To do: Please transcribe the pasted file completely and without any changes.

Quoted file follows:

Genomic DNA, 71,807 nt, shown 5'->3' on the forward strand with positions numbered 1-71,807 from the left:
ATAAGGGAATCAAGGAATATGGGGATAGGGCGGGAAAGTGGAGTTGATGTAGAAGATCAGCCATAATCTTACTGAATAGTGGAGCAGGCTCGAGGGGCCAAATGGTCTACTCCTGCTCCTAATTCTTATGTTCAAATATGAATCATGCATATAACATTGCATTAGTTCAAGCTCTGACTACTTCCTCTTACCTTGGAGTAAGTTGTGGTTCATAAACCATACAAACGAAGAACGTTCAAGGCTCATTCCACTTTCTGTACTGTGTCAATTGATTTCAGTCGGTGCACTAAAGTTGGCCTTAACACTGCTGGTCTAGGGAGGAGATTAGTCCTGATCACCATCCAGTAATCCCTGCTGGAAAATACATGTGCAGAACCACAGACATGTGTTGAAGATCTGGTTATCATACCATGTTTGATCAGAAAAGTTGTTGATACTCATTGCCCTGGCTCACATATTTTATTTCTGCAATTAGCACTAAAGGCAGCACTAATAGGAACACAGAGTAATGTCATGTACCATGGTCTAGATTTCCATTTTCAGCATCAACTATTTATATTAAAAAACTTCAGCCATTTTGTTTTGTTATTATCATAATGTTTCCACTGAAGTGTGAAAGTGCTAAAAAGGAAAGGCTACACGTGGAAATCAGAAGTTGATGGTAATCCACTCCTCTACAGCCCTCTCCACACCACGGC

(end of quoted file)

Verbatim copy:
Genomic DNA, 71,807 nt, shown 5'->3' on the forward strand with positions numbered 1-71,807 from the left:
ATAAGGGAATCAAGGAATATGGGGATAGGGCGGGAAAGTGGAGTTGATGTAGAAGATCAGCCATAATCTTACTGAATAGTGGAGCAGGCTCGAGGGGCCAAATGGTCTACTCCTGCTCCTAATTCTTATGTTCAAATATGAATCATGCATATAACATTGCATTAGTTCAAGCTCTGACTACTTCCTCTTACCTTGGAGTAAGTTGTGGTTCATAAACCATACAAACGAAGAACGTTCAAGGCTCATTCCACTTTCTGTACTGTGTCAATTGATTTCAGTCGGTGCACTAAAGTTGGCCTTAACACTGCTGGTCTAGGGAGGAGATTAGTCCTGATCACCATCCAGTAATCCCTGCTGGAAAATACATGTGCAGAACCACAGACATGTGTTGAAGATCTGGTTATCATACCATGTTTGATCAGAAAAGTTGTTGATACTCATTGCCCTGGCTCACATATTTTATTTCTGCAATTAGCACTAAAGGCAGCACTAATAGGAACACAGAGTAATGTCATGTACCATGGTCTAGATTTCCATTTTCAGCATCAACTATTTATATTAAAAAACTTCAGCCATTTTGTTTTGTTATTATCATAATGTTTCCACTGAAGTGTGAAAGTGCTAAAAAGGAAAGGCTACACGTGGAAATCAGAAGTTGATGGTAATCCACTCCTCTACAGCCCTCTCCACACCACGGC